U.S. aircraft manufacturing giant Boeing Thursday said it would cut the production rate on the company’s 747-8 jet program amid weaker demand in the air cargo market.
Starting in Sept. 2016, production on the wide body planes will drop from one aircraft per month to one every two months, Chicago-based Boeing said in an announcement after financial markets closed. The reduction will result in a $569 million after-tax charge, or 84 cents per share, when the company issues fourth-quarter 2015 financial results next week.
The cutback expands Boeing’s previously announced plan to reduce 747-8 production to 12 planes a year starting in March, down from roughly 16 aircraft.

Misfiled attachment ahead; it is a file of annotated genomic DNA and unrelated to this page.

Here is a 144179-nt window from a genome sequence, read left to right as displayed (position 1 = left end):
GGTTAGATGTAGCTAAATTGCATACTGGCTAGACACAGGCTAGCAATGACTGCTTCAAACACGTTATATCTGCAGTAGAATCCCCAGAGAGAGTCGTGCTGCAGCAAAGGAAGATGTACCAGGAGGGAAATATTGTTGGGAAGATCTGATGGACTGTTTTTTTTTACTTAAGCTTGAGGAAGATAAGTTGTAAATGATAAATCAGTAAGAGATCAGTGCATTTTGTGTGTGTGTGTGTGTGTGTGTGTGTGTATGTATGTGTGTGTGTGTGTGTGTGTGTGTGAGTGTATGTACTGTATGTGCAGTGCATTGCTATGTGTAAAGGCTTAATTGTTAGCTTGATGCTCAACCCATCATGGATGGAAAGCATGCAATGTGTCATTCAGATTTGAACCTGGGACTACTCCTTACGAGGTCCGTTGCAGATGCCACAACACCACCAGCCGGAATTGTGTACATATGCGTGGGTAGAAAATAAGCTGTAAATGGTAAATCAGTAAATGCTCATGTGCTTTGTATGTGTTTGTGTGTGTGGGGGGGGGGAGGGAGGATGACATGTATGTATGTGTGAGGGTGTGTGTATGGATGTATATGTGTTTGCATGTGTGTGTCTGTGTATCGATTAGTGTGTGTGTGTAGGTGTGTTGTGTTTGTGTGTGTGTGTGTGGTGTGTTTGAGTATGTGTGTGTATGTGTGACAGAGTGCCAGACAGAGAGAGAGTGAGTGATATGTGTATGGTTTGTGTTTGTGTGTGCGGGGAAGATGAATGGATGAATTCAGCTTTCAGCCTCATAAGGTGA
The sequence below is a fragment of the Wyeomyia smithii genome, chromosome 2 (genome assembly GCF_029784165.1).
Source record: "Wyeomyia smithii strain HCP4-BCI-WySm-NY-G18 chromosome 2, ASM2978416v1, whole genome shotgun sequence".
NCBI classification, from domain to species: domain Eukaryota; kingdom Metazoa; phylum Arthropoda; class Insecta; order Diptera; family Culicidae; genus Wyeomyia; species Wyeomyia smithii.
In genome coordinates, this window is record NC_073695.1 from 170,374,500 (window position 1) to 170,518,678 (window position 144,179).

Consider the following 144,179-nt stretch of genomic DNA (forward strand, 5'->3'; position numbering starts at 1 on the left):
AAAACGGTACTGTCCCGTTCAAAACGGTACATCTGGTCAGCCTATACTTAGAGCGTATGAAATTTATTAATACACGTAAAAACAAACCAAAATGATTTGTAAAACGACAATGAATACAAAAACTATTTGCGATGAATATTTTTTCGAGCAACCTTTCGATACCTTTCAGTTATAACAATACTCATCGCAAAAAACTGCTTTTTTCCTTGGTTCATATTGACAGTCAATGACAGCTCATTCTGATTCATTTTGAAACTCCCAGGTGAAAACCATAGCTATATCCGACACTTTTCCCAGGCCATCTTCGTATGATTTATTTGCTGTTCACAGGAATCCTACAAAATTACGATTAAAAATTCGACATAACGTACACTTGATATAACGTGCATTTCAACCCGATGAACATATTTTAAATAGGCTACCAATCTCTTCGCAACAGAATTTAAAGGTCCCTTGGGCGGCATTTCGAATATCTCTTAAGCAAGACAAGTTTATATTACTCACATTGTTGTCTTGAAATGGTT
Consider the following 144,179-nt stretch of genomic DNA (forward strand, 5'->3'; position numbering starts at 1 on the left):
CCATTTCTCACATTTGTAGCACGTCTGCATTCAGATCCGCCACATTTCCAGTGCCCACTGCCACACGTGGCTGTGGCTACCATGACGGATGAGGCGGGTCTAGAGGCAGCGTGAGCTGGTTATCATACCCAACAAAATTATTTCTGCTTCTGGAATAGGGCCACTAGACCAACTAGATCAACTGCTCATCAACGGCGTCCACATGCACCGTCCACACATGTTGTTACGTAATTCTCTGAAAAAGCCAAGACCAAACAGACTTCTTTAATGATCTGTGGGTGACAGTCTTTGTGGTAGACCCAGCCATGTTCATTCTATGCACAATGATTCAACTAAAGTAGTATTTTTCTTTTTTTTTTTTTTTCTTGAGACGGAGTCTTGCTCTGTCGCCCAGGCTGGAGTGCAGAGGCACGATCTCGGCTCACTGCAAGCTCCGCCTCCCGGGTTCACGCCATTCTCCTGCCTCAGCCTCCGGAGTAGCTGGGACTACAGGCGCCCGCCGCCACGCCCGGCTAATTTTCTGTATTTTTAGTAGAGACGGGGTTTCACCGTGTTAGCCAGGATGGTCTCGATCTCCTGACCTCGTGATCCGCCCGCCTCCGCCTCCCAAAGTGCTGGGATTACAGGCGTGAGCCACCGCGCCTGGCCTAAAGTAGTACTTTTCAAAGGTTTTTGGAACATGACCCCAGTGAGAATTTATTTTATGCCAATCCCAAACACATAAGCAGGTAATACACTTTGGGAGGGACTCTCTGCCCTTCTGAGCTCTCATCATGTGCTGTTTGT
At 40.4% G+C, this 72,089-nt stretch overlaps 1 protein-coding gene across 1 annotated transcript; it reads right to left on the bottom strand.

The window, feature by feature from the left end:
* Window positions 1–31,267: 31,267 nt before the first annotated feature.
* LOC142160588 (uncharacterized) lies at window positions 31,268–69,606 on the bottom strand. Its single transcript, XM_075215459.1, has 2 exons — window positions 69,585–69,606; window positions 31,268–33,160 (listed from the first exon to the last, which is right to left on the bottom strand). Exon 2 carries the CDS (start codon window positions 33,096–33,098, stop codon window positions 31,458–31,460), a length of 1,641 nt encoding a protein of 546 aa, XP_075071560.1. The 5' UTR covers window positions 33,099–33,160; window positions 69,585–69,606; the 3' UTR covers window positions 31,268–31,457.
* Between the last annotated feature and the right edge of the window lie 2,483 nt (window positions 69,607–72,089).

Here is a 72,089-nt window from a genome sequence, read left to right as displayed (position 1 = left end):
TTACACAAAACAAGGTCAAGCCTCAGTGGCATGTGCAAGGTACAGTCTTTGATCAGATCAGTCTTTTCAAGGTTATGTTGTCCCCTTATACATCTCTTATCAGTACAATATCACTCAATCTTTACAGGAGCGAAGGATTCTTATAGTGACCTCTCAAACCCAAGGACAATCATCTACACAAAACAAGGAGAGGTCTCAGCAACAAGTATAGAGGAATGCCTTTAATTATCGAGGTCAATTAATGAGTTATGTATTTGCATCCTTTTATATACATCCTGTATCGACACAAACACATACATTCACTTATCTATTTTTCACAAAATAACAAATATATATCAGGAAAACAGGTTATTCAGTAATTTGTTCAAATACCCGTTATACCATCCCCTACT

“Global air passenger traffic growth and airplane demand remain strong, but the air cargo market recovery that began in late 2013 has stalled in recent months and slowed demand for the 747-8 Freighter, said Ray Conner, a Boeing vice chairman and president, and CEO of Boeing Commercial Airplanes.
Citing International Air Transport Association statistics, Boeing said the most recent data show air freight contracted in November, with volumes declining by 1.2% compared to the same time last year. Global passenger demand, in comparison, increased 5.9% the company said.
While voicing confidence in the 747-8 production program’s value, Conner characterized the production cutback as “the prudent step to further align production with current market requirements.”
Boeing shares fell 1.13% to $122.01 in after-hours trading following the announcement. The stock had closed up 1.03% at $123.40 in Thursday’s regular trading session.